On the sad event of someone’s death there is the potential silver lining of some financial benefit. However, could there be circumstances where an inheritance might place someone in a worse position?
Let us use an example:
Ashley and Charlie do not have any children of their own and want to leave their estate to their sister-in-law, Sarah’s, children:
- Blair (15 years) and is known to spend all their pocket money immediately.
- Ash (25 years) and diagnosed with autism which affects their day-to-day life. They do manage a part-time job, but often spend all earnings on friends and take-aways. They are very generous but easily influenced to give away money.
- Eden (28 years). Recently married after whirlwind holiday romance with a gambler. Family is concerned about the longevity of the marriage.
However, Sarah is unhappy about this and has warned against including her children given various concerns. The factors to consider include:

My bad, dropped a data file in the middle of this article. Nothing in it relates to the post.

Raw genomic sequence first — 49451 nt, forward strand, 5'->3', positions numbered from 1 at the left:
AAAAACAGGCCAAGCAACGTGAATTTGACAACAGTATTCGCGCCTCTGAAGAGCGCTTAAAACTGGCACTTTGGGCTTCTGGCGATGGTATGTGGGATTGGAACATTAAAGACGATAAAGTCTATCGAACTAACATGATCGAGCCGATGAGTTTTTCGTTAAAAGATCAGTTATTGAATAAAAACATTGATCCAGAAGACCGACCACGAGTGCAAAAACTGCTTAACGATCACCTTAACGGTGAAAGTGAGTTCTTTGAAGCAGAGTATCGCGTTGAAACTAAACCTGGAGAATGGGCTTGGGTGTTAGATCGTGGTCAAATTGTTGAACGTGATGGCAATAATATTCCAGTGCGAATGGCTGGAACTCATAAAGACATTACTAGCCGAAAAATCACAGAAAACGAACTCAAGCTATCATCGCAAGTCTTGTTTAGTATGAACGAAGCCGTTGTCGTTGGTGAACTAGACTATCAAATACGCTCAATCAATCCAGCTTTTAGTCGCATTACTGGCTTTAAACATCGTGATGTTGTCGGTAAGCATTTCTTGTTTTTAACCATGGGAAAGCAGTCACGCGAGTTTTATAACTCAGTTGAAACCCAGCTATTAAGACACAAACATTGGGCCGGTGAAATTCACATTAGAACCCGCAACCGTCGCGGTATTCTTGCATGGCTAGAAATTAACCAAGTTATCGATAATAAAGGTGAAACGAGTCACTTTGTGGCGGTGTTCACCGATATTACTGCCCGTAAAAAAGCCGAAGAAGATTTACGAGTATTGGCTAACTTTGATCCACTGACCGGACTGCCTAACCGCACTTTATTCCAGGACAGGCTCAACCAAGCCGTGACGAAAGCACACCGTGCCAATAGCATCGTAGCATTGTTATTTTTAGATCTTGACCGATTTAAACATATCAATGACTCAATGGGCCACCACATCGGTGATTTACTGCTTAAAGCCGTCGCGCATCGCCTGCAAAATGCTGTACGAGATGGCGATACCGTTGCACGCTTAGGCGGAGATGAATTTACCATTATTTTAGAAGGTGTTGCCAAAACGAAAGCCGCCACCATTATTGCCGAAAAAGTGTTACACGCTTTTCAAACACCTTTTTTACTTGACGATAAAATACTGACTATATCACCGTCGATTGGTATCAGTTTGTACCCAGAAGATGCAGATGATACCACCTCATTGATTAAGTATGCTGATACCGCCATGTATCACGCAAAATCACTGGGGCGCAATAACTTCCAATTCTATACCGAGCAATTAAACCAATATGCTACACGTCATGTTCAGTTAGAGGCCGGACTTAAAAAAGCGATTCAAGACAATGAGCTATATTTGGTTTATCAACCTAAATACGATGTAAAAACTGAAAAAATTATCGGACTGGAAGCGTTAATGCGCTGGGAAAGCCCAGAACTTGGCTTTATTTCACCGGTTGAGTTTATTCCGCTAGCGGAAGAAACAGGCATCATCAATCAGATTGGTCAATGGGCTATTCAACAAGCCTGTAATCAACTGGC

- Blair will likely waste the inheritance even at age 18 years as they are quite immature and have shown some self-destructive behaviour.
- Ash will lose any means-tested benefits and will be unable to manage the funds. They may be lost due to their generosity.
- Eden’s inheritance could form part of matrimonial assets and lost in divorce proceedings (if not gambled away before by their husband!)
But fear not – Giles Wilson can advise on how Ashley and Charlie may still achieve their wishes, either in their Wills or with some lifetime structuring, without any detriment to Blair, Ash or Eden (and also without upsetting Sarah therefore). In fact, holistic advice might see Sarah coming along with Ashley and Charlie, so that we can consider family-wide planning and any other needs, such as powers of attorney or an application to court to support Sarah’s children.